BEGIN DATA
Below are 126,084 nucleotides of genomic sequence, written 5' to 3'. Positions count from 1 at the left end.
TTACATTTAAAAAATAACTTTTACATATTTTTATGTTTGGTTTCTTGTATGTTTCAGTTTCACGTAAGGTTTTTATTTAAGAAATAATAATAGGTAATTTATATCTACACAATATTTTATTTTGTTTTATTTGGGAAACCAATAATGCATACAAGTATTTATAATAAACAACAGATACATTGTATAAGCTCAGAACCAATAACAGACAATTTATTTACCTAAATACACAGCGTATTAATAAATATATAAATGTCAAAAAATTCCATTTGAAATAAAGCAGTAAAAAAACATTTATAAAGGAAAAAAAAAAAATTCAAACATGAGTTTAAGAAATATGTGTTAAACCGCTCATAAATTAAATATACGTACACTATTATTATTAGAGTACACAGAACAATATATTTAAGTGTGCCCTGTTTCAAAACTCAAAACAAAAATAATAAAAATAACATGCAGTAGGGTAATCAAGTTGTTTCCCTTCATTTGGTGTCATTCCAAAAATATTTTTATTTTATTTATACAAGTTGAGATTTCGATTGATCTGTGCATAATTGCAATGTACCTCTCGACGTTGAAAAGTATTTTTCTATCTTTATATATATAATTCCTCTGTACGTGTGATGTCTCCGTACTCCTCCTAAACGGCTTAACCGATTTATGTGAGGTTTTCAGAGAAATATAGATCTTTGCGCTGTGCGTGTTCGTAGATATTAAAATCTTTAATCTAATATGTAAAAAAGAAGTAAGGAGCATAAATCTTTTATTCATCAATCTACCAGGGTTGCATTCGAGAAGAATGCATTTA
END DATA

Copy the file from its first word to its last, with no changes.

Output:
Below are 126,084 nucleotides of genomic sequence, written 5' to 3'. Positions count from 1 at the left end.
TTACATTTAAAAAATAACTTTTACATATTTTTATGTTTGGTTTCTTGTATGTTTCAGTTTCACGTAAGGTTTTTATTTAAGAAATAATAATAGGTAATTTATATCTACACAATATTTTATTTTGTTTTATTTGGGAAACCAATAATGCATACAAGTATTTATAATAAACAACAGATACATTGTATAAGCTCAGAACCAATAACAGACAATTTATTTACCTAAATACACAGCGTATTAATAAATATATAAATGTCAAAAAATTCCATTTGAAATAAAGCAGTAAAAAAACATTTATAAAGGAAAAAAAAAAAATTCAAACATGAGTTTAAGAAATATGTGTTAAACCGCTCATAAATTAAATATACGTACACTATTATTATTAGAGTACACAGAACAATATATTTAAGTGTGCCCTGTTTCAAAACTCAAAACAAAAATAATAAAAATAACATGCAGTAGGGTAATCAAGTTGTTTCCCTTCATTTGGTGTCATTCCAAAAATATTTTTATTTTATTTATACAAGTTGAGATTTCGATTGATCTGTGCATAATTGCAATGTACCTCTCGACGTTGAAAAGTATTTTTCTATCTTTATATATATAATTCCTCTGTACGTGTGATGTCTCCGTACTCCTCCTAAACGGCTTAACCGATTTATGTGAGGTTTTCAGAGAAATATAGATCTTTGCGCTGTGCGTGTTCGTAGATATTAAAATCTTTAATCTAATATGTAAAAAAGAAGTAAGGAGCATAAATCTTTTATTCATCAATCTACCAGGGTTGCATTCGAGAAGAATGCATTTA